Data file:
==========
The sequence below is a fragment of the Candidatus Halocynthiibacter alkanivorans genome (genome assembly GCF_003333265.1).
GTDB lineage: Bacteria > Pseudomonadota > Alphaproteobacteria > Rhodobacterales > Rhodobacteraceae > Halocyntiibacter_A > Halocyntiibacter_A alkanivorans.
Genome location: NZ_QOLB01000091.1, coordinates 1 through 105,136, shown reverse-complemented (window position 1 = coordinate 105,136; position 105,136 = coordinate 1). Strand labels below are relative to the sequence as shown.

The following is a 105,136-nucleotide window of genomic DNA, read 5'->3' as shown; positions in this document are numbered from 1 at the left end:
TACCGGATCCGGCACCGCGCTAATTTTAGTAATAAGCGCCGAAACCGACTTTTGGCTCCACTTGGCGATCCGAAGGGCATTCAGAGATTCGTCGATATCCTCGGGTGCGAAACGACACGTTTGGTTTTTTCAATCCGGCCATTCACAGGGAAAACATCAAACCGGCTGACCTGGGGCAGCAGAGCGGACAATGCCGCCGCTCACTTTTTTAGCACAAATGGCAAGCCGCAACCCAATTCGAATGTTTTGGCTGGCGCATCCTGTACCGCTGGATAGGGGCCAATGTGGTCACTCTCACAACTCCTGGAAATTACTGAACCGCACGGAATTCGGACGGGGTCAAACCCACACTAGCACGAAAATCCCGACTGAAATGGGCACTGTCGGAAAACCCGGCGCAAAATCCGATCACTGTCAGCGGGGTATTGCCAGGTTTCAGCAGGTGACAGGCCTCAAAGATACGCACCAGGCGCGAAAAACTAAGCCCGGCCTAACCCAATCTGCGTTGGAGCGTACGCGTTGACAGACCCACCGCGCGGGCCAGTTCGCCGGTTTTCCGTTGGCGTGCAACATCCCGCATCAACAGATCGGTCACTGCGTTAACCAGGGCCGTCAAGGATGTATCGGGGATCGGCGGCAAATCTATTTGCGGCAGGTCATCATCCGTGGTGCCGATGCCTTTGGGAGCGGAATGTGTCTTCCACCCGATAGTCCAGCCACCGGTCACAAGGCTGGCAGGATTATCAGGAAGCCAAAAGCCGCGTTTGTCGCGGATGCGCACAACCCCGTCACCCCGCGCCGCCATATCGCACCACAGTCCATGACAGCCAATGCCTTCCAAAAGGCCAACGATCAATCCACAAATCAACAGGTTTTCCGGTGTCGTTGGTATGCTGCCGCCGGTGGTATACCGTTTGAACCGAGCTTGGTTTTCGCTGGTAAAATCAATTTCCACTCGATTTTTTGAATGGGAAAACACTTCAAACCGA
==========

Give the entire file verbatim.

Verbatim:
The sequence below is a fragment of the Candidatus Halocynthiibacter alkanivorans genome (genome assembly GCF_003333265.1).
GTDB lineage: Bacteria > Pseudomonadota > Alphaproteobacteria > Rhodobacterales > Rhodobacteraceae > Halocyntiibacter_A > Halocyntiibacter_A alkanivorans.
Genome location: NZ_QOLB01000091.1, coordinates 1 through 105,136, shown reverse-complemented (window position 1 = coordinate 105,136; position 105,136 = coordinate 1). Strand labels below are relative to the sequence as shown.

The following is a 105,136-nucleotide window of genomic DNA, read 5'->3' as shown; positions in this document are numbered from 1 at the left end:
TACCGGATCCGGCACCGCGCTAATTTTAGTAATAAGCGCCGAAACCGACTTTTGGCTCCACTTGGCGATCCGAAGGGCATTCAGAGATTCGTCGATATCCTCGGGTGCGAAACGACACGTTTGGTTTTTTCAATCCGGCCATTCACAGGGAAAACATCAAACCGGCTGACCTGGGGCAGCAGAGCGGACAATGCCGCCGCTCACTTTTTTAGCACAAATGGCAAGCCGCAACCCAATTCGAATGTTTTGGCTGGCGCATCCTGTACCGCTGGATAGGGGCCAATGTGGTCACTCTCACAACTCCTGGAAATTACTGAACCGCACGGAATTCGGACGGGGTCAAACCCACACTAGCACGAAAATCCCGACTGAAATGGGCACTGTCGGAAAACCCGGCGCAAAATCCGATCACTGTCAGCGGGGTATTGCCAGGTTTCAGCAGGTGACAGGCCTCAAAGATACGCACCAGGCGCGAAAAACTAAGCCCGGCCTAACCCAATCTGCGTTGGAGCGTACGCGTTGACAGACCCACCGCGCGGGCCAGTTCGCCGGTTTTCCGTTGGCGTGCAACATCCCGCATCAACAGATCGGTCACTGCGTTAACCAGGGCCGTCAAGGATGTATCGGGGATCGGCGGCAAATCTATTTGCGGCAGGTCATCATCCGTGGTGCCGATGCCTTTGGGAGCGGAATGTGTCTTCCACCCGATAGTCCAGCCACCGGTCACAAGGCTGGCAGGATTATCAGGAAGCCAAAAGCCGCGTTTGTCGCGGATGCGCACAACCCCGTCACCCCGCGCCGCCATATCGCACCACAGTCCATGACAGCCAATGCCTTCCAAAAGGCCAACGATCAATCCACAAATCAACAGGTTTTCCGGTGTCGTTGGTATGCTGCCGCCGGTGGTATACCGTTTGAACCGAGCTTGGTTTTCGCTGGTAAAATCAATTTCCACTCGATTTTTTGAATGGGAAAACACTTCAAACCGA